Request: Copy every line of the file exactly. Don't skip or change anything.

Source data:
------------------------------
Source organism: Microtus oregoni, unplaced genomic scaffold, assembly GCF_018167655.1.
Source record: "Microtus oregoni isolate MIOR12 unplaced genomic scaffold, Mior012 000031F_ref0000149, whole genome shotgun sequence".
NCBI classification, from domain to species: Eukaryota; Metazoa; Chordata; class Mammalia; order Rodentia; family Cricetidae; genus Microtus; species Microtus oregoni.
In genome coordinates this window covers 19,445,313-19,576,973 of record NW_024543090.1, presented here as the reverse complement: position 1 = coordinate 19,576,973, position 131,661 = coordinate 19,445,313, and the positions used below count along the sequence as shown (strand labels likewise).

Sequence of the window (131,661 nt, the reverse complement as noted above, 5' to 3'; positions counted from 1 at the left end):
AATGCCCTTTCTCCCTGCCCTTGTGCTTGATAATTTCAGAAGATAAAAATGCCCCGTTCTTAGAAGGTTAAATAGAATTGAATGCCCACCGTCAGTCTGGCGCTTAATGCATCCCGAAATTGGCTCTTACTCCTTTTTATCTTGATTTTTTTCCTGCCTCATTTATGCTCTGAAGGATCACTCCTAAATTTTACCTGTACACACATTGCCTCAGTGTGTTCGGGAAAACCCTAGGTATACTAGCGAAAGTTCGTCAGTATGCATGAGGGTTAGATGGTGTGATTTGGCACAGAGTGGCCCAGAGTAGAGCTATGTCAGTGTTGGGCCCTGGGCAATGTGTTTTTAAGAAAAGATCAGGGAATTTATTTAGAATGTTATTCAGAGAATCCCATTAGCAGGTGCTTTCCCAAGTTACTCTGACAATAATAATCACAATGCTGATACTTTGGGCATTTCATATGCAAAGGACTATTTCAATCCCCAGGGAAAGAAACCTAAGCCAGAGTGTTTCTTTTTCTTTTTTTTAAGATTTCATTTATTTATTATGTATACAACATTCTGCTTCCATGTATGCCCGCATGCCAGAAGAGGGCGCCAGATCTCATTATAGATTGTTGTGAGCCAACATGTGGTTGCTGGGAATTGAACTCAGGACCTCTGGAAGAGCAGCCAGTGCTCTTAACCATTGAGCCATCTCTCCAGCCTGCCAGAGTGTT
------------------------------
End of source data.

Source organism: Microtus oregoni, unplaced genomic scaffold, assembly GCF_018167655.1.
Source record: "Microtus oregoni isolate MIOR12 unplaced genomic scaffold, Mior012 000031F_ref0000149, whole genome shotgun sequence".
NCBI classification, from domain to species: Eukaryota; Metazoa; Chordata; class Mammalia; order Rodentia; family Cricetidae; genus Microtus; species Microtus oregoni.
In genome coordinates this window covers 19,445,313-19,576,973 of record NW_024543090.1, presented here as the reverse complement: position 1 = coordinate 19,576,973, position 131,661 = coordinate 19,445,313, and the positions used below count along the sequence as shown (strand labels likewise).

Sequence of the window (131,661 nt, the reverse complement as noted above, 5' to 3'; positions counted from 1 at the left end):
AATGCCCTTTCTCCCTGCCCTTGTGCTTGATAATTTCAGAAGATAAAAATGCCCCGTTCTTAGAAGGTTAAATAGAATTGAATGCCCACCGTCAGTCTGGCGCTTAATGCATCCCGAAATTGGCTCTTACTCCTTTTTATCTTGATTTTTTTCCTGCCTCATTTATGCTCTGAAGGATCACTCCTAAATTTTACCTGTACACACATTGCCTCAGTGTGTTCGGGAAAACCCTAGGTATACTAGCGAAAGTTCGTCAGTATGCATGAGGGTTAGATGGTGTGATTTGGCACAGAGTGGCCCAGAGTAGAGCTATGTCAGTGTTGGGCCCTGGGCAATGTGTTTTTAAGAAAAGATCAGGGAATTTATTTAGAATGTTATTCAGAGAATCCCATTAGCAGGTGCTTTCCCAAGTTACTCTGACAATAATAATCACAATGCTGATACTTTGGGCATTTCATATGCAAAGGACTATTTCAATCCCCAGGGAAAGAAACCTAAGCCAGAGTGTTTCTTTTTCTTTTTTTTAAGATTTCATTTATTTATTATGTATACAACATTCTGCTTCCATGTATGCCCGCATGCCAGAAGAGGGCGCCAGATCTCATTATAGATTGTTGTGAGCCAACATGTGGTTGCTGGGAATTGAACTCAGGACCTCTGGAAGAGCAGCCAGTGCTCTTAACCATTGAGCCATCTCTCCAGCCTGCCAGAGTGTT